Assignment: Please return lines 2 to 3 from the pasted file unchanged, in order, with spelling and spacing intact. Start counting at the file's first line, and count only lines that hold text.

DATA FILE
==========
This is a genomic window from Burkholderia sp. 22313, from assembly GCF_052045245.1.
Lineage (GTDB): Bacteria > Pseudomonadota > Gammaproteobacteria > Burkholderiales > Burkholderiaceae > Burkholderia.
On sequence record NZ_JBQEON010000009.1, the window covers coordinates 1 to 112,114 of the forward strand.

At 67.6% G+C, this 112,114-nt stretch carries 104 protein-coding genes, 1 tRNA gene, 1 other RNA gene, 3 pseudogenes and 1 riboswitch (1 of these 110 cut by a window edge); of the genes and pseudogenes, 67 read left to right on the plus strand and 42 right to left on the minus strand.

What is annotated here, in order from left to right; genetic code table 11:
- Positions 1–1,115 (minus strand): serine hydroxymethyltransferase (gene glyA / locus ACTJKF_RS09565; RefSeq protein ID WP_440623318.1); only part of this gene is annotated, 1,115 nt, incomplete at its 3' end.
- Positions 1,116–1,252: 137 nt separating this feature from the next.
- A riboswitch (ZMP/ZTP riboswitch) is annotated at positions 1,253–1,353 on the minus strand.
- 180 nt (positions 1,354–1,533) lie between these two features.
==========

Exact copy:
Lineage (GTDB): Bacteria > Pseudomonadota > Gammaproteobacteria > Burkholderiales > Burkholderiaceae > Burkholderia.
On sequence record NZ_JBQEON010000009.1, the window covers coordinates 1 to 112,114 of the forward strand.